Ofcom, the UK telecoms regulator, opened up a consultation period about whether or not annual licence fees for 900MHz and 1800MHz spectrum should take into account the coverage agreement operators signed with the UK government, although its latest proposal already lays out a ten per cent cut for operators.
The regulator has been consulting on revising fees for 900MHz and 1800MHz spectrum since conclusion of the UK’s 4G auction in February 2013. The regulator is working to a government directive to determine their “full market value”.
Indeed, Ofcom has already made some licence fee proposals, including one in August 2014 and another towards the end of last year (which took into account responses to the August 2014 consultation).
The latest provisional decision would see total fees payable by operators of £223 million per year, which is 10 per cent lower than Ofcom’s earlier proposals in August 2014 (see table, click to enlarge).
The regulator said the reason for the price drop was “a reduction in the discount rate that Ofcom considers to be appropriate when converting a ‘lump-sum value’ (of the type paid by licensees when they acquire a licence in an auction) into an equivalent annual payment”, and also a “reduction in the assessment of the market value of the 1800 MHz band (expressed as a lump-sum value)”.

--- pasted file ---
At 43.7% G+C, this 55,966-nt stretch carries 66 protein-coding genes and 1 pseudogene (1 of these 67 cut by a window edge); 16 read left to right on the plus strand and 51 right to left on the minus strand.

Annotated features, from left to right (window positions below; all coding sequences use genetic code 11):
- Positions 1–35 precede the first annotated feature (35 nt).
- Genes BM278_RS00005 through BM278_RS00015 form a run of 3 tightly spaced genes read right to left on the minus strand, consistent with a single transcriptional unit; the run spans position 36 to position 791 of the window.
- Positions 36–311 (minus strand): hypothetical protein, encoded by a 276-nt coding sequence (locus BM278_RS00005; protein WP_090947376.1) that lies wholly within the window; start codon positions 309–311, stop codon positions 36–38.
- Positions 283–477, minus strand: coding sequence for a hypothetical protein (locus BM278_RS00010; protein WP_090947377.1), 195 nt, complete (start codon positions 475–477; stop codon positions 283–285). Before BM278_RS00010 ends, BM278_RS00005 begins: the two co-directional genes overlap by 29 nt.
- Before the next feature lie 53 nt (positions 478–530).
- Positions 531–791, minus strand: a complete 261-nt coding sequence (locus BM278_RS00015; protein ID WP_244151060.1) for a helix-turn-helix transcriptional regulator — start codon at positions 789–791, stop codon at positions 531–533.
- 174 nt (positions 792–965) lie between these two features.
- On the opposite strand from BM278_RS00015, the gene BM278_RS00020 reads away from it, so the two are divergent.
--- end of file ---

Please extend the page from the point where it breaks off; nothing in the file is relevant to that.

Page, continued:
The latest proposal, however, doesn’t take into account the mid-December agreement signed by EE, O2 and Vodafone on voice coverage – an obligation which the regulator duly inserted into 900MHz and 1800MHz licence conditions at the end of January.
O2 and Vodafone hold licences for both 900MHz and 1800MHz bands, while EE and 3 have 1800MHz licences only.
It is Ofcom’s view “that all interested parties should be given a reasonable opportunity to comment on whether they consider that the geographic coverage obligation, taking account of the associated incremental costs incurred by the MNOs, should impact future ALFs (annual licence fees)”.